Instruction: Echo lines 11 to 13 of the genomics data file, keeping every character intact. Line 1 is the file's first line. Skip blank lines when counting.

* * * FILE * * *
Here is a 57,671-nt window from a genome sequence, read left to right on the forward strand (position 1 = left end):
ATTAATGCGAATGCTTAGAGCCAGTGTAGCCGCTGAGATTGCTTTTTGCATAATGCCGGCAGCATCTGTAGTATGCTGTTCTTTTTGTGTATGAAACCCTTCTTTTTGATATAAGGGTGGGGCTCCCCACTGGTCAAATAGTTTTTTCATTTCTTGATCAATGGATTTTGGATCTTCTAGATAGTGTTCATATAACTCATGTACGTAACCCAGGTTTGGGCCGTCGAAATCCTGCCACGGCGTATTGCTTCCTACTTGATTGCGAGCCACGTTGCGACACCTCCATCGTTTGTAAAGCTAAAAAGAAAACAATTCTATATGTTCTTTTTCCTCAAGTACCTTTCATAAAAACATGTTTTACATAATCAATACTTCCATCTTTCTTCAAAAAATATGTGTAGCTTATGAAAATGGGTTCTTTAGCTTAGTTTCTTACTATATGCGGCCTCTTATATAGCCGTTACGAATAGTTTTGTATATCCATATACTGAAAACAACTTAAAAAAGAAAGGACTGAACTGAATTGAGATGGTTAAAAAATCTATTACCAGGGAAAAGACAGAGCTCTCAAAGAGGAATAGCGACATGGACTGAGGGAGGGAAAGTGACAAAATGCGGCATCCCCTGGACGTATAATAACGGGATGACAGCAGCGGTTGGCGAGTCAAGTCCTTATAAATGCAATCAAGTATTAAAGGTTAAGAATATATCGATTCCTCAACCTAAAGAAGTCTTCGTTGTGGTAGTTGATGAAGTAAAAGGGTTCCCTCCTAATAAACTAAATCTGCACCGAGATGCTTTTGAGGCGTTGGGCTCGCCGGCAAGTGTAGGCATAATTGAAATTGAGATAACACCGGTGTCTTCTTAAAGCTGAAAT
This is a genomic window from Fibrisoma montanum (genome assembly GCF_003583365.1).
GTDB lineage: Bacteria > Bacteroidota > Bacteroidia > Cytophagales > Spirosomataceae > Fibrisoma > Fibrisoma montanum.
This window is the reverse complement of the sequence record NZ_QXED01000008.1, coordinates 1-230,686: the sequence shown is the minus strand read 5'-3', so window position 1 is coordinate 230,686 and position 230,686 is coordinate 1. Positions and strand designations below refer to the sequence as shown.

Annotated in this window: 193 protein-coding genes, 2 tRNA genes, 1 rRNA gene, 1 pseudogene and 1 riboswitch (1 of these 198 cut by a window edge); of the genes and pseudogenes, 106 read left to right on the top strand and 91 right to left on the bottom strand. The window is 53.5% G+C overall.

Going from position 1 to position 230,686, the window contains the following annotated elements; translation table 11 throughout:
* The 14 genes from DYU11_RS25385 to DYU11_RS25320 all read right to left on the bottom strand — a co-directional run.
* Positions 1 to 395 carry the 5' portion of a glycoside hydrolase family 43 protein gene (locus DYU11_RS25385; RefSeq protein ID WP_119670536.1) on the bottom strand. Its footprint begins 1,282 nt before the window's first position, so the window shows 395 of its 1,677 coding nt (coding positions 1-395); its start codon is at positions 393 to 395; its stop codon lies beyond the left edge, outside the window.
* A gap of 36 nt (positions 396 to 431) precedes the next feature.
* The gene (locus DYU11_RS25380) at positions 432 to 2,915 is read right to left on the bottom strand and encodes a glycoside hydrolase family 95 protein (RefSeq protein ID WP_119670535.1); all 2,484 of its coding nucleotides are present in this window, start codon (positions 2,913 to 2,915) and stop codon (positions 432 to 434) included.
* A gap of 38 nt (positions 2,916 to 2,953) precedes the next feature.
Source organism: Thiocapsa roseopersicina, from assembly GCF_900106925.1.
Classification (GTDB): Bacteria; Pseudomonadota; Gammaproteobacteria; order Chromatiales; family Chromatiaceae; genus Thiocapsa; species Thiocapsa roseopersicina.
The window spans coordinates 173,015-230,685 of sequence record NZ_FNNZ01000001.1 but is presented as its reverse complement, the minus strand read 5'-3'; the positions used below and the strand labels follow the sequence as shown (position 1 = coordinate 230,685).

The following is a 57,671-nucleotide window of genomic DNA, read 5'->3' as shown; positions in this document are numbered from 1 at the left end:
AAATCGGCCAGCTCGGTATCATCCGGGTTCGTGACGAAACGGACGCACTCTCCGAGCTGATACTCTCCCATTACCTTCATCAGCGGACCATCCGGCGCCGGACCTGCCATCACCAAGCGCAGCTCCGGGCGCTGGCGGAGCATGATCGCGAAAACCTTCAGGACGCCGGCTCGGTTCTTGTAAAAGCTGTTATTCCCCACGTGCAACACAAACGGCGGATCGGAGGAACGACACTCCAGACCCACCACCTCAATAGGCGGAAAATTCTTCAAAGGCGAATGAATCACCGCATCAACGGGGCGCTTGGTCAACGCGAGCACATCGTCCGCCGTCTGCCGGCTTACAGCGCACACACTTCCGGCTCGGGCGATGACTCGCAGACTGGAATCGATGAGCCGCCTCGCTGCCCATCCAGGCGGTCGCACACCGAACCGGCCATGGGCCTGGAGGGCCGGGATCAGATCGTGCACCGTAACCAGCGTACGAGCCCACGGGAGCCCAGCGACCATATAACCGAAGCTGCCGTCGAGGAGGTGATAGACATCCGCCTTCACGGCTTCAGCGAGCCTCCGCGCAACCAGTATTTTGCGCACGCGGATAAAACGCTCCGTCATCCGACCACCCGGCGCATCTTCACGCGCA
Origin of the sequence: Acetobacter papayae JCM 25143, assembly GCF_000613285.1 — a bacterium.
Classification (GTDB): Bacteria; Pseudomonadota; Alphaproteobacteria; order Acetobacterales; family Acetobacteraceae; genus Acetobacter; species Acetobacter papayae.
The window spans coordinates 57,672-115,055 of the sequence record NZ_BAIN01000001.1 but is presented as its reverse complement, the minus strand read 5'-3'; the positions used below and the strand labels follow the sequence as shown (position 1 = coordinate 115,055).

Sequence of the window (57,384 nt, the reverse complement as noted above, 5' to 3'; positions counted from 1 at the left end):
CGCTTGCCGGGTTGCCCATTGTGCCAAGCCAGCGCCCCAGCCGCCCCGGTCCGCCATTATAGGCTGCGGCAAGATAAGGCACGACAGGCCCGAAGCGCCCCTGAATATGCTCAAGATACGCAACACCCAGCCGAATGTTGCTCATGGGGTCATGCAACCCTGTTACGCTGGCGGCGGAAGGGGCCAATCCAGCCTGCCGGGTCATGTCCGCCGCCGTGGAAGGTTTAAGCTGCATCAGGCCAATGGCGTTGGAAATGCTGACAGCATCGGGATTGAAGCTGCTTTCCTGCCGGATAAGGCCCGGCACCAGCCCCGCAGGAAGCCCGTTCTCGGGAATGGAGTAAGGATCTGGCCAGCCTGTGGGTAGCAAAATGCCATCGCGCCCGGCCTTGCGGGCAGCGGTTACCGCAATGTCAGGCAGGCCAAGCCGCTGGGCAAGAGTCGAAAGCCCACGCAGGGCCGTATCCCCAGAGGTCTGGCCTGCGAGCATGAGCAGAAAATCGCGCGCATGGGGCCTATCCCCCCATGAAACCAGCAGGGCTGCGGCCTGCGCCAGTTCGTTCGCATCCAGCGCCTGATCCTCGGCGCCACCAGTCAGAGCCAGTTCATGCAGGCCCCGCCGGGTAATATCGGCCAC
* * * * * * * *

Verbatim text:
* The gene (locus DYU11_RS25380) at positions 432 to 2,915 is read right to left on the bottom strand and encodes a glycoside hydrolase family 95 protein (RefSeq protein ID WP_119670535.1); all 2,484 of its coding nucleotides are present in this window, start codon (positions 2,913 to 2,915) and stop codon (positions 432 to 434) included.
* A gap of 38 nt (positions 2,916 to 2,953) precedes the next feature.
Source organism: Thiocapsa roseopersicina, from assembly GCF_900106925.1.